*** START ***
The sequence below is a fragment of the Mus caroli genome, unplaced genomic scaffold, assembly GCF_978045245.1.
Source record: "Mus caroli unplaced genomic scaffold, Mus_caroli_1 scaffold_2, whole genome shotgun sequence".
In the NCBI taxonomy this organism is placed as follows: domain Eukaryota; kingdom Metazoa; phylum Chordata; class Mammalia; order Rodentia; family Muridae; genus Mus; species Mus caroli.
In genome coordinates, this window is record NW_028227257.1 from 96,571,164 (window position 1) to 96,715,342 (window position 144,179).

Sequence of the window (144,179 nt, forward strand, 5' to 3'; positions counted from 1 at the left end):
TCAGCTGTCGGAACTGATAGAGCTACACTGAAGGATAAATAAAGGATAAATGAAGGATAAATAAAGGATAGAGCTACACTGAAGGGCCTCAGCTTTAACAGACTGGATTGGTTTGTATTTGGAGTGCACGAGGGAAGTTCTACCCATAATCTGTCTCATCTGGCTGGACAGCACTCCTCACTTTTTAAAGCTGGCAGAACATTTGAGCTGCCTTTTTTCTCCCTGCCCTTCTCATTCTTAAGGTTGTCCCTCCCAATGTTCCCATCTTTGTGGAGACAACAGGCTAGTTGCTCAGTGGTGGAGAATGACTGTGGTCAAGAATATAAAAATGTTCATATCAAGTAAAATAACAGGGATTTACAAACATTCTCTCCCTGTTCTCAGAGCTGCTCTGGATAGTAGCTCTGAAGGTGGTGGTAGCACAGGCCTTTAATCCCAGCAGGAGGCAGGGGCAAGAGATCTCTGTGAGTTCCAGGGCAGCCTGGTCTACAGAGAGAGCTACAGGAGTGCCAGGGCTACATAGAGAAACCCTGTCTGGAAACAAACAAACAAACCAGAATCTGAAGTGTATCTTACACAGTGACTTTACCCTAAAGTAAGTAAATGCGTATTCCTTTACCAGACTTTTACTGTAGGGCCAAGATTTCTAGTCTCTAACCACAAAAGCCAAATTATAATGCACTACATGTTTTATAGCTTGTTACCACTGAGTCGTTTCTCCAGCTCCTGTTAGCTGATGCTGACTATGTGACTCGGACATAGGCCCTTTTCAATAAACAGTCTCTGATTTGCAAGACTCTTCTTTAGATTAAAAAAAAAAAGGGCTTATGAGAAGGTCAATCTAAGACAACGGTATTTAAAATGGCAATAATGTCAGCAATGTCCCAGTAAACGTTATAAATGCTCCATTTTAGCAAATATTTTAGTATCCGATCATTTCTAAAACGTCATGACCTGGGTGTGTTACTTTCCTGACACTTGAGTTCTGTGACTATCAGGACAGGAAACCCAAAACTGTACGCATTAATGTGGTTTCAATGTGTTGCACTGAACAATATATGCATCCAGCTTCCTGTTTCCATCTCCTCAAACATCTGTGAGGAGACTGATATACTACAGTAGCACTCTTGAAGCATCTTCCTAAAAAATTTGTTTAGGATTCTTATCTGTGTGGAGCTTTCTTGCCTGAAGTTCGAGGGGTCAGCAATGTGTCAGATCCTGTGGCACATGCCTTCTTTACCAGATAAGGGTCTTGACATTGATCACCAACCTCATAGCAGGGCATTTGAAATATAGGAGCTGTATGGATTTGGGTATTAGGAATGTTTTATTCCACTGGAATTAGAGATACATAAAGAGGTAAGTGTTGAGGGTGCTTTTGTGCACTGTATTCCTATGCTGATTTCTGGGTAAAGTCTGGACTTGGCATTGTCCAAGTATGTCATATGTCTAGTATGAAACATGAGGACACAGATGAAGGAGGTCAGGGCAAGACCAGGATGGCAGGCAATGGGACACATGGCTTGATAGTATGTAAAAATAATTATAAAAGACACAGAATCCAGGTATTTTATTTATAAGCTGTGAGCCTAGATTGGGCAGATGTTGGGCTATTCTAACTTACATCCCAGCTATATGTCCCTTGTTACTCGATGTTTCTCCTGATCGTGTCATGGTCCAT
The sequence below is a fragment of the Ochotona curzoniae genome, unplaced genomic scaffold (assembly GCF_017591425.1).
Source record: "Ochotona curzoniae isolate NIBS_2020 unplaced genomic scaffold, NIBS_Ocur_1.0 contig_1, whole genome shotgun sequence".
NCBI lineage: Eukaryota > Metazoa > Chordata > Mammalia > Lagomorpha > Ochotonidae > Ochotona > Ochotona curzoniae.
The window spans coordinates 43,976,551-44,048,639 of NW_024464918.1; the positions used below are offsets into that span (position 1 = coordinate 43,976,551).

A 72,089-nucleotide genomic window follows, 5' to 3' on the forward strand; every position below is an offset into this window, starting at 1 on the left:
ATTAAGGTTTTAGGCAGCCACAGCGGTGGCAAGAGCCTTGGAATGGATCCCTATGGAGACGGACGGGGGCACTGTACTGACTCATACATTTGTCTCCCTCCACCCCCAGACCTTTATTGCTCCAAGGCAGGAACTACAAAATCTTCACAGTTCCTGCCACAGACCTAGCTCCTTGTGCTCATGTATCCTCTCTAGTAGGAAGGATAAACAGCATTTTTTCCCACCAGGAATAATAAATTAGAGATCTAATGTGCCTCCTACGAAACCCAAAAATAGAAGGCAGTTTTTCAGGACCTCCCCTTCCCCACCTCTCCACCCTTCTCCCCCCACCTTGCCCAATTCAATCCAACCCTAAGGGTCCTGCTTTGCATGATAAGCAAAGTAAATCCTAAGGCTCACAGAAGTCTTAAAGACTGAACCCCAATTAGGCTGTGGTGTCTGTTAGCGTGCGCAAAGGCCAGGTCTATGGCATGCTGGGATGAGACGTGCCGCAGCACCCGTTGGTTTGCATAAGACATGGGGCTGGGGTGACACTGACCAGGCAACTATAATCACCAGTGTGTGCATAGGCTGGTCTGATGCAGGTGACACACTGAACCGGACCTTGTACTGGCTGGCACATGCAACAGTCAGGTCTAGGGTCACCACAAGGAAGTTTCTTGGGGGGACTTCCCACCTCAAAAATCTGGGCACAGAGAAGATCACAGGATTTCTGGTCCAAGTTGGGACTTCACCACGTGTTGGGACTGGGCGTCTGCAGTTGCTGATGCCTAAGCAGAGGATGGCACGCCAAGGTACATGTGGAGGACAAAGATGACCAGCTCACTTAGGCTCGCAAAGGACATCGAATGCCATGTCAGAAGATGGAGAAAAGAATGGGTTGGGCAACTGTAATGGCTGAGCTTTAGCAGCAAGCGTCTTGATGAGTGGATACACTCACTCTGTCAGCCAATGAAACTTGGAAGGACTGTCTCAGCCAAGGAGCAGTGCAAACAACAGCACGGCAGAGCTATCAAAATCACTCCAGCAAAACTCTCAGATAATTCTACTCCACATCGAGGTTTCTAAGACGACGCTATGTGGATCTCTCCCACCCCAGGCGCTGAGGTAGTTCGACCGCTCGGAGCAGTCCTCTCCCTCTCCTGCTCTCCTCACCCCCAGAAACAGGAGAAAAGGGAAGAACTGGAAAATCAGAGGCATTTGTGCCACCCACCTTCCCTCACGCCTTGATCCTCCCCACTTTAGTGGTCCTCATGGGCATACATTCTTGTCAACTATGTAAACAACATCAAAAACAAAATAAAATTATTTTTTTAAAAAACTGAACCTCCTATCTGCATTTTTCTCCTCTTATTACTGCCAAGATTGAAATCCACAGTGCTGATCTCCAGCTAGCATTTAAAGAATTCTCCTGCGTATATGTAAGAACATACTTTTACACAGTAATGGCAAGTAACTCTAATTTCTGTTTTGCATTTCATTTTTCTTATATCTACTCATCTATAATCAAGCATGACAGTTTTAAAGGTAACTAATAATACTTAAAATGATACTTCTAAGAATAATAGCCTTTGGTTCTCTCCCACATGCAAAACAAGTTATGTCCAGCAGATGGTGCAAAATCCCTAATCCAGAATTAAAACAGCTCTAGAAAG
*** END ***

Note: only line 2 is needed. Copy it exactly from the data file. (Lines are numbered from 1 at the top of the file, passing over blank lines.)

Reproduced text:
Source record: "Mus caroli unplaced genomic scaffold, Mus_caroli_1 scaffold_2, whole genome shotgun sequence".